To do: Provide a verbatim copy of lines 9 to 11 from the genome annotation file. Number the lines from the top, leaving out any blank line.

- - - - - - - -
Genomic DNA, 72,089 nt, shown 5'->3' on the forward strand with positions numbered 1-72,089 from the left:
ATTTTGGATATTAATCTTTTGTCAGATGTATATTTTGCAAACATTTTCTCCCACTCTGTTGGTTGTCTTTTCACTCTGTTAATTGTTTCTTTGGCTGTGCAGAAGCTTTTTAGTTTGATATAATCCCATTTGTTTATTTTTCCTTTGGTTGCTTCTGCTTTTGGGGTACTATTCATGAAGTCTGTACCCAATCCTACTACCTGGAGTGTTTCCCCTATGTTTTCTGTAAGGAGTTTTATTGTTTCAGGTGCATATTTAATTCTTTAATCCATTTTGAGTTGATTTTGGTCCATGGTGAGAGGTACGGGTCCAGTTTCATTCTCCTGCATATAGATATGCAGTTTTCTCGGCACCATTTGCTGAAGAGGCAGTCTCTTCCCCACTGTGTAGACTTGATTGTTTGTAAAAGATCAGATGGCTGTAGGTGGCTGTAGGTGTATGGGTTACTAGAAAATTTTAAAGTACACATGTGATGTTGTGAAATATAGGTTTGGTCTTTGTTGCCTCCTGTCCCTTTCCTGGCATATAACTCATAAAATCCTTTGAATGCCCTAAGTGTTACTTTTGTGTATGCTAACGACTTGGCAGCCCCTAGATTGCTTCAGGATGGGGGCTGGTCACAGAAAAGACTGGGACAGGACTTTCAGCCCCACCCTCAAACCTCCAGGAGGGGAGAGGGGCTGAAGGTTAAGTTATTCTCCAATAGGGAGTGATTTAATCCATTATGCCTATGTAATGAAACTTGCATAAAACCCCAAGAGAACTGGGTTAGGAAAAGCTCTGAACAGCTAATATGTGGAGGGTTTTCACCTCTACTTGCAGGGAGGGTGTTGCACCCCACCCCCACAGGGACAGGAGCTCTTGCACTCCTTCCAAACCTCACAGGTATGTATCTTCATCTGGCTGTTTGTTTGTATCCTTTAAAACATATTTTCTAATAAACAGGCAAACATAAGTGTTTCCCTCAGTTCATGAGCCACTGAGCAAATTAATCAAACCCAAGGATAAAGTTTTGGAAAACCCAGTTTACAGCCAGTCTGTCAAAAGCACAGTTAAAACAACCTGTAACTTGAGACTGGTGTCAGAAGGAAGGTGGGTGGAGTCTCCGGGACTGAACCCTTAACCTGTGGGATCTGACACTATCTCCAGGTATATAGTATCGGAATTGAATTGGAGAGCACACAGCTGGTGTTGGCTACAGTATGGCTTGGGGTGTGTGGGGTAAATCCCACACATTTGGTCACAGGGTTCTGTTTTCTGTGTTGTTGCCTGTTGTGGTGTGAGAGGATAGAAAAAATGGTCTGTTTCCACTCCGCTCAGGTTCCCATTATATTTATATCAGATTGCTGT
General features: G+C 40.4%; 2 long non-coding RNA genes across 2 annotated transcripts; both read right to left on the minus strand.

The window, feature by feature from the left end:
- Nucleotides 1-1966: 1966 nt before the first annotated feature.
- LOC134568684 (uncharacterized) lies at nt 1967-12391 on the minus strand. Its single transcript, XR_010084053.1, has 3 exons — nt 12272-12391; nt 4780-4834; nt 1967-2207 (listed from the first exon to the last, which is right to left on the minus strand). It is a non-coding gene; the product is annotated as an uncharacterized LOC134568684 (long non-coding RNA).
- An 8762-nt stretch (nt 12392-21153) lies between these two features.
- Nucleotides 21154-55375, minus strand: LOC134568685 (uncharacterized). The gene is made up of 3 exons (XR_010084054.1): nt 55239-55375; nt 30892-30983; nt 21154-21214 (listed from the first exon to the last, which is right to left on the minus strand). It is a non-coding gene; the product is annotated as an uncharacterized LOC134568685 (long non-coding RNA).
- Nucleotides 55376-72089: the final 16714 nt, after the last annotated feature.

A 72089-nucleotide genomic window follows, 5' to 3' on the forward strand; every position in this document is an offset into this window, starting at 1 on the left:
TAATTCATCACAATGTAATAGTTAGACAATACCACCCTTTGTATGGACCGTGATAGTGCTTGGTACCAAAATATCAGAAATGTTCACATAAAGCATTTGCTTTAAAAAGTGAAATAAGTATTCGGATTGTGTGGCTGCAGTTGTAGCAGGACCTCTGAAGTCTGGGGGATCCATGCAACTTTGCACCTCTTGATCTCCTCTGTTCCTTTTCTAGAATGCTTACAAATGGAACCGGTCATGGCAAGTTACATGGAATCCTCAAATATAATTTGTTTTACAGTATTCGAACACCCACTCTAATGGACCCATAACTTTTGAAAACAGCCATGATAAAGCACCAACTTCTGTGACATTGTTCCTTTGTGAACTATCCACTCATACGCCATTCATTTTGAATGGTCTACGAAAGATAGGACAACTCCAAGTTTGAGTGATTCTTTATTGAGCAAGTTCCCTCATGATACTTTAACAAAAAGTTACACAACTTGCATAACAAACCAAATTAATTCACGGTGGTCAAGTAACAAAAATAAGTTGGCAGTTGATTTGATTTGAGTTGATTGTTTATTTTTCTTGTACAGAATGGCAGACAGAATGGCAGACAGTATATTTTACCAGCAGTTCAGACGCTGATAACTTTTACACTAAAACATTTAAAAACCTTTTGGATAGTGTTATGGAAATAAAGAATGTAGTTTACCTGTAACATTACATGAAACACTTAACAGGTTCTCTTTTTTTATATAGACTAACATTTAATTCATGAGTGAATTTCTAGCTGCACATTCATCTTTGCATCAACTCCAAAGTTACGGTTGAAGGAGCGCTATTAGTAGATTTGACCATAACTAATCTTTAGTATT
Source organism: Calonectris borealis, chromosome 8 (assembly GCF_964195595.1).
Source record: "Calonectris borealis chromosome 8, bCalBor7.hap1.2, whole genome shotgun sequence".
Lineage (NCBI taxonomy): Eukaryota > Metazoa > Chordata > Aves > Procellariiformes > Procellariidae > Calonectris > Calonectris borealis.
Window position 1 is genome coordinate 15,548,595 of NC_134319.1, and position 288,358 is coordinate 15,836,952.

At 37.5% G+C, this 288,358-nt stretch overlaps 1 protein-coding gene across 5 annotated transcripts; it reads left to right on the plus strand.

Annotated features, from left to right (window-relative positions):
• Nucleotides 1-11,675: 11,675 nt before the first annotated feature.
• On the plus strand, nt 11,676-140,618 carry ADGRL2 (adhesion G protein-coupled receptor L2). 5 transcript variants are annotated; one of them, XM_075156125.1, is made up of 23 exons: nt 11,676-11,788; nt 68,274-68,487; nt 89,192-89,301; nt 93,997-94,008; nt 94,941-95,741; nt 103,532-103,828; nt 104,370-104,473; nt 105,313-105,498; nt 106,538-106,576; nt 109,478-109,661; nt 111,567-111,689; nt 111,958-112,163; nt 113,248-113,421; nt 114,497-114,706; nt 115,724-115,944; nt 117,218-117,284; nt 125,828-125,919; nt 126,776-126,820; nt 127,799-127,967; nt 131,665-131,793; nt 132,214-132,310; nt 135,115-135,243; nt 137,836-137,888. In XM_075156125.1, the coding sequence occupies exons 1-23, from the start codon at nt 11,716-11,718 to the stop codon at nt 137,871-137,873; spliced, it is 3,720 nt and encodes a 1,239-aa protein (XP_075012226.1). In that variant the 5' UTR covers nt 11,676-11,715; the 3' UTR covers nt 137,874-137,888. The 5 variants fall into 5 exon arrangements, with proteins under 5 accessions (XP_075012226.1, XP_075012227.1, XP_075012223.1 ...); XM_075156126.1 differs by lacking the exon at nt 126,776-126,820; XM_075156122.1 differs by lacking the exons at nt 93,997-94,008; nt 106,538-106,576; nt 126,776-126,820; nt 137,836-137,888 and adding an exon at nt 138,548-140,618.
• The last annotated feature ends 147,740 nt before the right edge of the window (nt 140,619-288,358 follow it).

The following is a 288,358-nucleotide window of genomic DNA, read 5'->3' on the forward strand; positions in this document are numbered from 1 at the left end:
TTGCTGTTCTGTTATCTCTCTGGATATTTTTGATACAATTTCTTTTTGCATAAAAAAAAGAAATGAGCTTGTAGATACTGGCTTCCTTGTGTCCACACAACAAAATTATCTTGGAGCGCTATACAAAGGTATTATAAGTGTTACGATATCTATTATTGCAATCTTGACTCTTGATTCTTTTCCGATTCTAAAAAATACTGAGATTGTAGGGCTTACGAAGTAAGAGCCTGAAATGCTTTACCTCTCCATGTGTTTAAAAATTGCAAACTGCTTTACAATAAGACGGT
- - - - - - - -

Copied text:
- Nucleotides 55376-72089: the final 16714 nt, after the last annotated feature.

A 72089-nucleotide genomic window follows, 5' to 3' on the forward strand; every position in this document is an offset into this window, starting at 1 on the left:
TAATTCATCACAATGTAATAGTTAGACAATACCACCCTTTGTATGGACCGTGATAGTGCTTGGTACCAAAATATCAGAAATGTTCACATAAAGCATTTGCTTTAAAAAGTGAAATAAGTATTCGGATTGTGTGGCTGCAGTTGTAGCAGGACCTCTGAAGTCTGGGGGATCCATGCAACTTTGCACCTCTTGATCTCCTCTGTTCCTTTTCTAGAATGCTTACAAATGGAACCGGTCATGGCAAGTTACATGGAATCCTCAAATATAATTTGTTTTACAGTATTCGAACACCCACTCTAATGGACCCATAACTTTTGAAAACAGCCATGATAAAGCACCAACTTCTGTGACATTGTTCCTTTGTGAACTATCCACTCATACGCCATTCATTTTGAATGGTCTACGAAAGATAGGACAACTCCAAGTTTGAGTGATTCTTTATTGAGCAAGTTCCCTCATGATACTTTAACAAAAAGTTACACAACTTGCATAACAAACCAAATTAATTCACGGTGGTCAAGTAACAAAAATAAGTTGGCAGTTGATTTGATTTGAGTTGATTGTTTATTTTTCTTGTACAGAATGGCAGACAGAATGGCAGACAGTATATTTTACCAGCAGTTCAGACGCTGATAACTTTTACACTAAAACATTTAAAAACCTTTTGGATAGTGTTATGGAAATAAAGAATGTAGTTTACCTGTAACATTACATGAAACACTTAACAGGTTCTCTTTTTTTATATAGACTAACATTTAATTCATGAGTGAATTTCTAGCTGCACATTCATCTTTGCATCAACTCCAAAGTTACGGTTGAAGGAGCGCTATTAGTAGATTTGACCATAACTAATCTTTAGTATT